Whatever form the bullying takes, results can be devastating and schools are obliged under their ‘duty of care’ to ensure that bullying, harassment or vilification of any student is addressed in all school practices. Types of Bullying include:
Face to face – verbal abuse, physical aggression
Covert bullying – is not seen by others and conducted out of sight of others
Cyberbullying – using technology to repeatedly intimidate another person.
All students have the right to feel safe and secure at school and be free from any form of bullying or being the target of unacceptable behaviour. This includes gay, lesbian, bisexual, transgender and intersex students.
A school environment should promote respect and celebrate diversity in their approach to student safety and wellbeing. Inclusiveness should be reflected in a school’s curriculum, teaching and learning, organisation and ethos, and in community partnerships.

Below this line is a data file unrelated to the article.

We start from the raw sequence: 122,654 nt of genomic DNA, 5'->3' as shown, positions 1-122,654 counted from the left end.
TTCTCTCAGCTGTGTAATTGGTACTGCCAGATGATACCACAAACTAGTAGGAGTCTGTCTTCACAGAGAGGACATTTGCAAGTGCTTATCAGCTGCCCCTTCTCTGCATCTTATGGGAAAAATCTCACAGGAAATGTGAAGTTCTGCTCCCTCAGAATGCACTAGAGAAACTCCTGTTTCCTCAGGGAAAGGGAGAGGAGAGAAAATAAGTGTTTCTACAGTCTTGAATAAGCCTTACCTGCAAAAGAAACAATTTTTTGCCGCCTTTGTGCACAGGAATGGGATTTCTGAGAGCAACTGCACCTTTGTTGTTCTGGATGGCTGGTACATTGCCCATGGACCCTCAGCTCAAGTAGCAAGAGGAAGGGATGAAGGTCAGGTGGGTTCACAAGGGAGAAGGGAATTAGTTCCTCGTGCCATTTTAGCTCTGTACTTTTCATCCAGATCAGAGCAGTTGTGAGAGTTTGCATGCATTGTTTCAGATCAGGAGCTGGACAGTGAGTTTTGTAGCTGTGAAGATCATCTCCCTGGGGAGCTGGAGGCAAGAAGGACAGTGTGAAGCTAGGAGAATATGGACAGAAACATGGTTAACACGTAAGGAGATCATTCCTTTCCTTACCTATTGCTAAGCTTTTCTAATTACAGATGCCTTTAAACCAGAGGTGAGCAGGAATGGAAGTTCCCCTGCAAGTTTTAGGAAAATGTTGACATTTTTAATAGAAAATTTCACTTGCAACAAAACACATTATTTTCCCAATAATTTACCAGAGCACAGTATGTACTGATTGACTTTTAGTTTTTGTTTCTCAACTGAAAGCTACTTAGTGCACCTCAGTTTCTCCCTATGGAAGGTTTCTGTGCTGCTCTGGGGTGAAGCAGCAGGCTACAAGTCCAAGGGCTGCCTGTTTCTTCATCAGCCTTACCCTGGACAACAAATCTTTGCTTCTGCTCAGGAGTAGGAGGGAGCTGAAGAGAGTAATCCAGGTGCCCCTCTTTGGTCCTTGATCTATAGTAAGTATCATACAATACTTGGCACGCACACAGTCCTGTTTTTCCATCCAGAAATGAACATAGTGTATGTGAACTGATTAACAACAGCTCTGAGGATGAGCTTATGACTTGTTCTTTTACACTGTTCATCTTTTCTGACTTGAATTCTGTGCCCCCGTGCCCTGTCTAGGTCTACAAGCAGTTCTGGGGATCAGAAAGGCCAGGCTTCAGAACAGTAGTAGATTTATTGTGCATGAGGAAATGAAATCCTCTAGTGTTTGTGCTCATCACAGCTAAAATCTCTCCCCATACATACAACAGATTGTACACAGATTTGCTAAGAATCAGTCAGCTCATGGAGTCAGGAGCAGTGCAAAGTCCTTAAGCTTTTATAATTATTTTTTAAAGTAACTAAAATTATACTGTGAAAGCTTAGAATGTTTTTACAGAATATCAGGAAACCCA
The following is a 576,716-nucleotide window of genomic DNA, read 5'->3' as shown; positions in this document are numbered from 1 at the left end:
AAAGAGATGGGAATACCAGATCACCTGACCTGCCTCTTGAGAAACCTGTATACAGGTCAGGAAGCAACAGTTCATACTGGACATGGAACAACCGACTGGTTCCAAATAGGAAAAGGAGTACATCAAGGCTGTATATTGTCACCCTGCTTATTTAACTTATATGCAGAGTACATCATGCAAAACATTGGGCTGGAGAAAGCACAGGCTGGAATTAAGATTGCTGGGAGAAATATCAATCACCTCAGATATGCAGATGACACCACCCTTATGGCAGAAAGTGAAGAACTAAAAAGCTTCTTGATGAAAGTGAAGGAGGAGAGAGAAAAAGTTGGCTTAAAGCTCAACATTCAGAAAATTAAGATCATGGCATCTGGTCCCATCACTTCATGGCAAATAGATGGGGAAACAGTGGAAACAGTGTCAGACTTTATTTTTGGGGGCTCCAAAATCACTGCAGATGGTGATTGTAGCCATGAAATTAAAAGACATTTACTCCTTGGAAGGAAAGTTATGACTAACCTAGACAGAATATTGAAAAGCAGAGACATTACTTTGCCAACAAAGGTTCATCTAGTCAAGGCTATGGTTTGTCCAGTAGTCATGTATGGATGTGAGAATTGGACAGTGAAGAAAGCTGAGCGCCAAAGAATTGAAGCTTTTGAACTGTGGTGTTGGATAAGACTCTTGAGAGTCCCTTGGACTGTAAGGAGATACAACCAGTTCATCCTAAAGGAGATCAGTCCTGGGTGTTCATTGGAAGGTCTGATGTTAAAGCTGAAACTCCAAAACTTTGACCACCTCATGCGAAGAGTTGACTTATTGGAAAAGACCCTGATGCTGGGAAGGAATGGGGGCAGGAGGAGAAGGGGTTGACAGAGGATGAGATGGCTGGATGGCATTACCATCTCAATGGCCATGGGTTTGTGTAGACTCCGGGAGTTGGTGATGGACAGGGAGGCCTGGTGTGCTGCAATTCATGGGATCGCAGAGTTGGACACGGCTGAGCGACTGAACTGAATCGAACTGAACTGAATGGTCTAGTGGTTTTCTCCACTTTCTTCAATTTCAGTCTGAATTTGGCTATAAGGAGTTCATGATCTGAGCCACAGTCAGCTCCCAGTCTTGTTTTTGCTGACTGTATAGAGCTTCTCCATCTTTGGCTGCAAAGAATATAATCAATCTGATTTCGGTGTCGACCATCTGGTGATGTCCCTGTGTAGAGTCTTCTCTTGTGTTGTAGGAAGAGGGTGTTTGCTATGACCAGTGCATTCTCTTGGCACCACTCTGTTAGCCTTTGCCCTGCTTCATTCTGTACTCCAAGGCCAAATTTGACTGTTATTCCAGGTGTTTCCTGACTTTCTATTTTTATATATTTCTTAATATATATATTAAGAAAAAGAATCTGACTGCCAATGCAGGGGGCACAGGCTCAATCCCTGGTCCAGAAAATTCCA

For further information on students and gender identity, see:
Schools have a responsibility to provide a safe and supportive environment for all their students where the risk of harm is minimised. Cybersafety needs to be addressed as part of a planned whole-school approach which is integrated into all student wellbeing policies.
Every child has the right to be safe. Protecting children is everyone’s responsibility. The National Framework provides the foundation for improving the safety and wellbeing of vulnerable children.
Most children are best protected and cared for within their own family; however, when parents, carers or guardians are unwilling or unable to protect their children from significant harm, the protection of the child becomes the responsibility of the wider community and, at times, requires statutory Child Protection intervention. Schools have a responsibility in the prevention and reporting of child abuse and neglect under the Children, Youth and Families Act 2005 CYFA (Vic.).